5. Jamia Wilson on Quvenzhané Wallis, Amandla Stenberg, Gabby Douglas, Malia Obama, and young women experiencing racism in public: “Quvenzhané’s experience was infuriating but, to anyone who’d gone through it themselves, immediately recognizable as a tragically inevitable rite of passage: our first encounter with racism. Up until that moment most of us naïvely assume that the world is basically fair. And then someone says something that reveals what other people think of us, and we start to understand what it means to be a black girl in a racist, sexist world.”
6. Ragini Nag Rao on Aerosmith’s “Crazy” video: “‘Crazy’ represented all of the freedoms I desperately craved at 13: physical freedom, freedom for my emerging sexuality, and the freedom to be with the person I loved and to receive all of her love, all the time, to the exclusion of everyone else, especially the boys she dated. That video flipped a switch in my brain. I had a new thought: Girls could like girls the way girls liked boys. This realization turned my entire universe upside down.”
7. Stephanie Kuehnert on the 27 Club: “Back when I first read that story, I decided that the Devil had written Kurt’s, Janis’s, Jimi’s, Kristen’s, and the rest of the club’s deaths into the fine print of Johnson’s contract, and that metaphorically, this meant an early death was the price that Satan had decided all mortals should pay for artistic brilliance. I didn’t even believe in the Devil, but this made a good story, and even back then I thought of myself as a storyteller. I was also a depressed person looking to give her depression a purpose.”
8. Tova Benjamin on Lorde, Flannery O’Connor, and the grotesque: “Listening to her music, you get the feeling that she is participating in these worlds of youth, suburbia, and love, while observing them from afar. She sings about climbing under underpasses and drinking with teens with shiny mouths, then admits that she isn’t one of them. Her songs sneak their way into that private place inside me that worries it won’t ever truly belong to any world. That private place I think most of us have.”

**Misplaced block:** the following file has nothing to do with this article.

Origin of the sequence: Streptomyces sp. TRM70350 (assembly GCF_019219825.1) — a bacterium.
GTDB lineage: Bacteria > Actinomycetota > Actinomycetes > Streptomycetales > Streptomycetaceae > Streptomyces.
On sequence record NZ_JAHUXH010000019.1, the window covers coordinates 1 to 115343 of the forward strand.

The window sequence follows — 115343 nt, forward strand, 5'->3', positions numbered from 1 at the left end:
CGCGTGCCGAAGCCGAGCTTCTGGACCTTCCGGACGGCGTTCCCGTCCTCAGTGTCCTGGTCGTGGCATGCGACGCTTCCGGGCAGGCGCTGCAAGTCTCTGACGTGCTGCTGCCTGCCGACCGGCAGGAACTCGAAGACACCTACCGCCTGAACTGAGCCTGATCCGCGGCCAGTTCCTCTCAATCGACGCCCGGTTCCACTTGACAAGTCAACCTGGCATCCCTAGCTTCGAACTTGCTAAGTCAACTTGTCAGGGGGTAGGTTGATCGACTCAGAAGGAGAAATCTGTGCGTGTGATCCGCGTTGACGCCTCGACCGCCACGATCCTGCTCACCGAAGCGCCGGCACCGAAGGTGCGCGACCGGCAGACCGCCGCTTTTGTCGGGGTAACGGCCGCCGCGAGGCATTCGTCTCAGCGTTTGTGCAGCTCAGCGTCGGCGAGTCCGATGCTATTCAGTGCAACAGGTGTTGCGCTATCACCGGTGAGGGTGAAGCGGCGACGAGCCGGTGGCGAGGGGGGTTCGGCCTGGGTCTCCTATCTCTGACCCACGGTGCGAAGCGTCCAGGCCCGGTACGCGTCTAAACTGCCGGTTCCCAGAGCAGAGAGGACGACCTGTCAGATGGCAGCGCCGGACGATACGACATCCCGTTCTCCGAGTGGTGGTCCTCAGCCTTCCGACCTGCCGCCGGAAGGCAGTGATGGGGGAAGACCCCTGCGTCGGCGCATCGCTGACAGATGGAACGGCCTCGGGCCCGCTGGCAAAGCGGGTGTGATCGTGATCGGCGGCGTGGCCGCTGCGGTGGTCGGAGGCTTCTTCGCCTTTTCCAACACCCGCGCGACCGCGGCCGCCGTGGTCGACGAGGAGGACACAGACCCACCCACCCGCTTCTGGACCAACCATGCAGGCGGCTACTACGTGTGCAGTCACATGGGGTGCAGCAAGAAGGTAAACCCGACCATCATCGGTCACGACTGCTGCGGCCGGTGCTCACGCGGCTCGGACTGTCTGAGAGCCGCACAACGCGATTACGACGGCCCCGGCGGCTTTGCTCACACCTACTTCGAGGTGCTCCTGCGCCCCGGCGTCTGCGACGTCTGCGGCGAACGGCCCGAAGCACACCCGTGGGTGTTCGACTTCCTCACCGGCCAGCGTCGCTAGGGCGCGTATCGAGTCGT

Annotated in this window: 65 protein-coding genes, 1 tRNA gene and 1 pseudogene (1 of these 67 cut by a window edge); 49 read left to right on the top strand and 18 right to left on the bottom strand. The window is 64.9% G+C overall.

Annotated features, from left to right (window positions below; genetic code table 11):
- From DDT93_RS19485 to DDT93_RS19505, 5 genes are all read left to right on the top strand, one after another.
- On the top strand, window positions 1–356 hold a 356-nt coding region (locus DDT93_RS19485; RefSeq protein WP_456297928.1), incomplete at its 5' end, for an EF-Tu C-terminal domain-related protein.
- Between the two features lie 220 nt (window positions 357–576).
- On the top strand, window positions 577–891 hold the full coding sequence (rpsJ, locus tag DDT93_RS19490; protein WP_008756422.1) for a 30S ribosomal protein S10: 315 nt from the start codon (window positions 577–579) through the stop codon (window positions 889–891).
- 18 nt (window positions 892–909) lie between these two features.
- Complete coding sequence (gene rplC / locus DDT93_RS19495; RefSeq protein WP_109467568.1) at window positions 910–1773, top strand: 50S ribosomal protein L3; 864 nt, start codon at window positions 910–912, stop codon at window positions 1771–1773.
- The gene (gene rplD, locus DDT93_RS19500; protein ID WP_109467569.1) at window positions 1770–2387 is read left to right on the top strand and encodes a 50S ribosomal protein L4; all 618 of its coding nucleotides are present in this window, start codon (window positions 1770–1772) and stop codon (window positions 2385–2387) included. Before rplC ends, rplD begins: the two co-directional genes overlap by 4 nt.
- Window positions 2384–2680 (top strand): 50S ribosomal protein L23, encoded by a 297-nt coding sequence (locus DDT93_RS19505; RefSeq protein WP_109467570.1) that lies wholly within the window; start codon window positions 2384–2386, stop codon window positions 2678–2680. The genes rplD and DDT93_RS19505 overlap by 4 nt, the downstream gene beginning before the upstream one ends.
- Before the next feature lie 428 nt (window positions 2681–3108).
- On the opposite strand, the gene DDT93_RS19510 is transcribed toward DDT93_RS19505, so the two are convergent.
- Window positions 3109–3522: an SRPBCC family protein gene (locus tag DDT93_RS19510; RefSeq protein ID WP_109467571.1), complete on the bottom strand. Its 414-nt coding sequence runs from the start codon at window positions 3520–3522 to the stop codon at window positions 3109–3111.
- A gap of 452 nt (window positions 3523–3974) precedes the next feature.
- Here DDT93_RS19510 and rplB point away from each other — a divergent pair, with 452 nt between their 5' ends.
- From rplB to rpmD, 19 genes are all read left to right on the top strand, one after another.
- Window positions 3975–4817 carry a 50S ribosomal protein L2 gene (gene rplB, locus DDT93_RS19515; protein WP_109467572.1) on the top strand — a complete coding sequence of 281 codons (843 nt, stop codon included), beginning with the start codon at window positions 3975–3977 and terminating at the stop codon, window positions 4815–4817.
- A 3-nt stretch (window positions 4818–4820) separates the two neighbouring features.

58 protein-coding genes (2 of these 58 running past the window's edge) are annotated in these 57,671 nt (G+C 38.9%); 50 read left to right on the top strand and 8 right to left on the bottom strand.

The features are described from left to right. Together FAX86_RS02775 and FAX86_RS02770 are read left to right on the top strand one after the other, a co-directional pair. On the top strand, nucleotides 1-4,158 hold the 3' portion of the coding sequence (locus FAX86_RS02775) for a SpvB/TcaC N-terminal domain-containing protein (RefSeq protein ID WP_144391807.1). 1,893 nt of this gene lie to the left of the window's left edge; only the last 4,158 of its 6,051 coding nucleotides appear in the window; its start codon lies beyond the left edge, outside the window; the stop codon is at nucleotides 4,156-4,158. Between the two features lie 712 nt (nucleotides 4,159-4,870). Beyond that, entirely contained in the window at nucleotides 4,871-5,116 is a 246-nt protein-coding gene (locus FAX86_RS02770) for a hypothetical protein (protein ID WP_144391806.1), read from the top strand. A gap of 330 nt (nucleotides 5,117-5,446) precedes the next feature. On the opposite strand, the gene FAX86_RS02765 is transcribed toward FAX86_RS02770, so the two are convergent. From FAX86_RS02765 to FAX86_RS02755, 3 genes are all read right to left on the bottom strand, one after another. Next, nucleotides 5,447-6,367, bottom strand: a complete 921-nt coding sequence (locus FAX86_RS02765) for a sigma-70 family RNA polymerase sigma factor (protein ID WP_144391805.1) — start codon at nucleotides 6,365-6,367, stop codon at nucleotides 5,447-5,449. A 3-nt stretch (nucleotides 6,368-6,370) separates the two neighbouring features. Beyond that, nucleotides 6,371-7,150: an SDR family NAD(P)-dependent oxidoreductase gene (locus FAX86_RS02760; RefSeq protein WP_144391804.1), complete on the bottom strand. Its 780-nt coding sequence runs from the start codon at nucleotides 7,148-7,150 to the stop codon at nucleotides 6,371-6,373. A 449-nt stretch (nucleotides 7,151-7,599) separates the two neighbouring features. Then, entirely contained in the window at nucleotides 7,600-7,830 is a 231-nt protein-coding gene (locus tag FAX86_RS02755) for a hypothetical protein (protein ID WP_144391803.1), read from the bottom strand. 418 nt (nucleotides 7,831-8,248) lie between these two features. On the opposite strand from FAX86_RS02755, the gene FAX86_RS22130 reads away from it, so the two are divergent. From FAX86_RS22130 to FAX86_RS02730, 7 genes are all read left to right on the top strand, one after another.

9. Jenny Zhang on Weezer’s “Across the Sea”: “In the very back recesses of my brain, I had a general sense that the reason why people like Rivers idealize and obsess over Asian girls had a lot to do with the long history and legacy of seeing Asian girls a certain way—submissive, delicate, and mysterious—that went hand-in-hand with seeing Asian men a certain way—weak, asexual, inscrutable—and all of it went hand-in-hand with seeing Asian people a certain way—subaltern, perpetually foreign, threatening, devious, strange—and instead of pursuing this history critically and thoughtfully, I waived it off. I didn’t want my bubble to burst. Surely, I thought, there had to be a side to racism that benefitted me. I felt my only chance to survive in a world where I was considered foreign no matter how long I lived in America, where I was considered strange no matter how normal I felt, was to play along. Even if I knew deep down that to try and find love on the basis of being someone’s fetish object was damaging, I could still try. Being the idea of someone I wasn’t was better than being no one at all, I thought.”